Ru hates Kat, blames her for Gorgoroth’s near-death, for Rinzler’s curse, for all of their eventual and inevitable demise. But below her righteous indignation is shame, a deep and severe shame, and the knowledge that Rinzler and the First are right, the knowledge that Kat is indeed better than all of them, and she hates Kat for that most of all.

The half-elf woman before them is achingly beautiful if grey-skinned, and cruel-looking, and proud of her gem collection and the fact that she has wormed her way into the heart of the Necromancer for a chance to live freely in her beautiful new world.
Disturbed beyond belief, Ru sees exactly the thing she would have wanted to be, a year and a half ago, in the Sixth Disciple of the Necromancer.

Ru and Arcade pool their pipeweed in the antechamber of the Shrine to the Twin Gods, and upon entering the main room decide that the world is going to end, anyways, so they burn it all; what feels like moments but is surely hours later, they come to their senses in the arms of one another, and the clothes as well, and Ru is happy and foolish and in love.

The next day Ru calls on him to join her in their final and greatest battle, and Arcade says no. She tells him that the world is ending. She can feel him shrug his shoulders when he responds that it’s a crying shame, and they had a good thing going there for a bit, didn’t they?

Ru sees herself, in that moment, laughing as she seduces Roswell and Rain and Plainsview and Hanz and Calmex and the Diamondback, and she realizes that she told Arcade she wanted a lover but she had meant that she wanted a love. She sees herself burning Norr’s letters, under a cover of snow, thinking of Rinzler and Leão and the Arch-Psion and the dust, and she knows, then, that she had never loved Arcade at all, just loved the idea of him.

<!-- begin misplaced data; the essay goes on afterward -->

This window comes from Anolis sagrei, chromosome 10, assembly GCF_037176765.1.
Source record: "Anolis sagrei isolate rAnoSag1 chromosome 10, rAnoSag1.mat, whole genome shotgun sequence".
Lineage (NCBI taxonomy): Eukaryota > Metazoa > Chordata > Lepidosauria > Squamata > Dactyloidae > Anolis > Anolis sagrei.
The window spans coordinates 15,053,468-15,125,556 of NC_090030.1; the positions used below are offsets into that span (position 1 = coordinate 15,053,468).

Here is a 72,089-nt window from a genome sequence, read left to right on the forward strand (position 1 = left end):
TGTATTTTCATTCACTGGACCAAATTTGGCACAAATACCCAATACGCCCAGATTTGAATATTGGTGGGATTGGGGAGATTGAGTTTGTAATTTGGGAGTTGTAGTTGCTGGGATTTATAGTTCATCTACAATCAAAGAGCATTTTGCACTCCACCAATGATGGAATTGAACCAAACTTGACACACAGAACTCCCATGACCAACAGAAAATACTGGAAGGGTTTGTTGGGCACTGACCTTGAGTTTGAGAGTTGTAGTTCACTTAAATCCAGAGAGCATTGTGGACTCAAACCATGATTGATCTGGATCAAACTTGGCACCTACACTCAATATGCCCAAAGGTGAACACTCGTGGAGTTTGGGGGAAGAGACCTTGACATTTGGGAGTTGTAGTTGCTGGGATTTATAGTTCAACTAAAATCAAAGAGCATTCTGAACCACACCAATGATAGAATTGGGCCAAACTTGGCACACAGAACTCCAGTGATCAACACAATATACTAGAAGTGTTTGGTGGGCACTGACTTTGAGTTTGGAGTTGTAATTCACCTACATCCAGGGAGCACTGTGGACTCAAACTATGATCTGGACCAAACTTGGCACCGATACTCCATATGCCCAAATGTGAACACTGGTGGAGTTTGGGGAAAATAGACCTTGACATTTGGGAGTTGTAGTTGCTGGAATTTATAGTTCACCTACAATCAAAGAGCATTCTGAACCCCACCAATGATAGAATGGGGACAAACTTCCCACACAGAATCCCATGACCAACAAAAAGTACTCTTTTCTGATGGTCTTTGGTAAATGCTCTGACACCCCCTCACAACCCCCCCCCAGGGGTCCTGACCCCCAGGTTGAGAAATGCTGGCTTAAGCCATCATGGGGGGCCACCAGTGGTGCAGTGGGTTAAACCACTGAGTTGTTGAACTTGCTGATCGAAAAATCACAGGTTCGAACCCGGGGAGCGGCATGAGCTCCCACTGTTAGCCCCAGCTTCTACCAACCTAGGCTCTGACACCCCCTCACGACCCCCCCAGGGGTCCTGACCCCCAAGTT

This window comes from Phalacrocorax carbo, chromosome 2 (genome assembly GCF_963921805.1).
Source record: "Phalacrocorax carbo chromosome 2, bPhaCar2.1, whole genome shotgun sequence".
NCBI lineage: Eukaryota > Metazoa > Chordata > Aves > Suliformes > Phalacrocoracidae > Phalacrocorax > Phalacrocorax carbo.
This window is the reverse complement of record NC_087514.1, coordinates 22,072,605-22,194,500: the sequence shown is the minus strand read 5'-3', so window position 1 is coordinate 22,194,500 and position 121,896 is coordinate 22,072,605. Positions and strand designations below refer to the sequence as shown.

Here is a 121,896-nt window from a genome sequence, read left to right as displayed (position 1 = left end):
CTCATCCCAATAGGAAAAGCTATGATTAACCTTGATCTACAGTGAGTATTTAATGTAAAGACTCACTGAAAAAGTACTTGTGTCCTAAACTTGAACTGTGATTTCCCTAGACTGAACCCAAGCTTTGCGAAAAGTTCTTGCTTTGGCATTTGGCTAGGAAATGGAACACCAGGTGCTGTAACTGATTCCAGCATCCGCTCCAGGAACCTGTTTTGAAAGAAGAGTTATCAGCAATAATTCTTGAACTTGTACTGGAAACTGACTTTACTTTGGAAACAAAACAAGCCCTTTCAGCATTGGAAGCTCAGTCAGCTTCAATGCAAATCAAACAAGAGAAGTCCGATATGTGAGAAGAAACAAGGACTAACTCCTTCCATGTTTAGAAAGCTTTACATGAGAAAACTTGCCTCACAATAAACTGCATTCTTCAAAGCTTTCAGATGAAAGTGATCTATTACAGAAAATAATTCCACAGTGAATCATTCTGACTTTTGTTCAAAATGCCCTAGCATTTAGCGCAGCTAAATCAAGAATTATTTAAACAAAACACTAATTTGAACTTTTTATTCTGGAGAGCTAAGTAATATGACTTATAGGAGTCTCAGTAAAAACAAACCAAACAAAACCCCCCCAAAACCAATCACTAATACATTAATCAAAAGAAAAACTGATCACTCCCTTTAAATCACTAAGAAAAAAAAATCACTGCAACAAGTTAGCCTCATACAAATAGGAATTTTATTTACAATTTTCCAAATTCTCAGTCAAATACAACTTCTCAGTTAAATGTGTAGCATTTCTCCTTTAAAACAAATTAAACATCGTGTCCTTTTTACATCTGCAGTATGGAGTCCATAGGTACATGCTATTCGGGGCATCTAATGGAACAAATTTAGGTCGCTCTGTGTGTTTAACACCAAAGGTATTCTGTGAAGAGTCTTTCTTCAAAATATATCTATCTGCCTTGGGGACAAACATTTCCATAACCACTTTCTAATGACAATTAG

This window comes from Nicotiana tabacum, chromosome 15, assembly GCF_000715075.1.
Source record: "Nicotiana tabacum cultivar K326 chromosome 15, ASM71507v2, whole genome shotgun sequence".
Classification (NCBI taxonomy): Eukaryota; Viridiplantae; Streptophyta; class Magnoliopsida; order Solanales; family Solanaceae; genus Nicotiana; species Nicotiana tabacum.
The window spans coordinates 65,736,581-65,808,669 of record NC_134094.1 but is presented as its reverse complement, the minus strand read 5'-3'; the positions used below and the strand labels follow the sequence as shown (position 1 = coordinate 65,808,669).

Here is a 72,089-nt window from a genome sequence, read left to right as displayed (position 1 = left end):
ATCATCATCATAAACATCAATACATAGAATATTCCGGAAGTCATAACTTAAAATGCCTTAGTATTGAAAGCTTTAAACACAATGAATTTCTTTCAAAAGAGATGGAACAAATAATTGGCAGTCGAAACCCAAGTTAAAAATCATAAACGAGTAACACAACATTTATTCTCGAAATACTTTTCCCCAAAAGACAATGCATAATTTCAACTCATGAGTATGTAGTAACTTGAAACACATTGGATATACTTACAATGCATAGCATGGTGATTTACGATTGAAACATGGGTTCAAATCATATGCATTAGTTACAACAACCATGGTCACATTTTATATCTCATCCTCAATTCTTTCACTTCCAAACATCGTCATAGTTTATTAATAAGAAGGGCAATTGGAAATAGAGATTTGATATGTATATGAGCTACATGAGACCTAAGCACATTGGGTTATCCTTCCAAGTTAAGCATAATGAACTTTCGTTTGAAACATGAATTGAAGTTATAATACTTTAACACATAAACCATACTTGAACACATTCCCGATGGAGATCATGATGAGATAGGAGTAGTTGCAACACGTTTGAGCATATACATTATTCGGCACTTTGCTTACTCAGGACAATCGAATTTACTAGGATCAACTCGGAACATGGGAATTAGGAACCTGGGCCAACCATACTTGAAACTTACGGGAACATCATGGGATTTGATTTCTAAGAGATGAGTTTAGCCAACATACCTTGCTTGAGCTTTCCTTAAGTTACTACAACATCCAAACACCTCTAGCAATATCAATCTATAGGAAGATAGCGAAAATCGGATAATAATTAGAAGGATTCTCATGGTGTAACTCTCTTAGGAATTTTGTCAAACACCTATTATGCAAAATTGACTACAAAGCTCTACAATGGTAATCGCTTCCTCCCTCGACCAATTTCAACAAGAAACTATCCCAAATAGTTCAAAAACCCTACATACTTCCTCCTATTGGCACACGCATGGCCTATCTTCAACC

For six months she had waited for him! For six months she had turned herself inside out, moulded herself into something else, and made herself beautiful for him! And at the end of it all, she had thought, waiting for her was a long and open road, and a hand to hold, and a deeply physical love to enjoy until the end of her days…


…And Willowdale smells of burning wood and flesh when they return from the raid on the Church of the Blackened Sun, the blood of the Chanticleer on her hands. They argue about what to do with a very obvious ploy to get them to rush headlong into the belly of the Necromancer. Ru is in tears by the end, feeling lost and frightened and alone and hopeless, because after it all, she was fighting for a world for her and Arcade, and now she knows neither if she’ll have Arcade, or if they can stop the coming of the blackened sun at all.